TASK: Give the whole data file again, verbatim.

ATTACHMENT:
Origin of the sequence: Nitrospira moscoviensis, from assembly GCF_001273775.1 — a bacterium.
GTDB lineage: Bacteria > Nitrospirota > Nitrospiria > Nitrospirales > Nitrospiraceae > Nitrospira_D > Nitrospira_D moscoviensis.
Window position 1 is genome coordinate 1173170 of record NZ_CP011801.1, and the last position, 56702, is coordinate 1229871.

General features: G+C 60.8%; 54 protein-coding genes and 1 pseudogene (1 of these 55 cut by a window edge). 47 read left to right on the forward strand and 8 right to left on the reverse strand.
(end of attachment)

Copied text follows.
Origin of the sequence: Nitrospira moscoviensis, from assembly GCF_001273775.1 — a bacterium.
GTDB lineage: Bacteria > Nitrospirota > Nitrospiria > Nitrospirales > Nitrospiraceae > Nitrospira_D > Nitrospira_D moscoviensis.
Window position 1 is genome coordinate 1173170 of record NZ_CP011801.1, and the last position, 56702, is coordinate 1229871.

General features: G+C 60.8%; 54 protein-coding genes and 1 pseudogene (1 of these 55 cut by a window edge). 47 read left to right on the forward strand and 8 right to left on the reverse strand.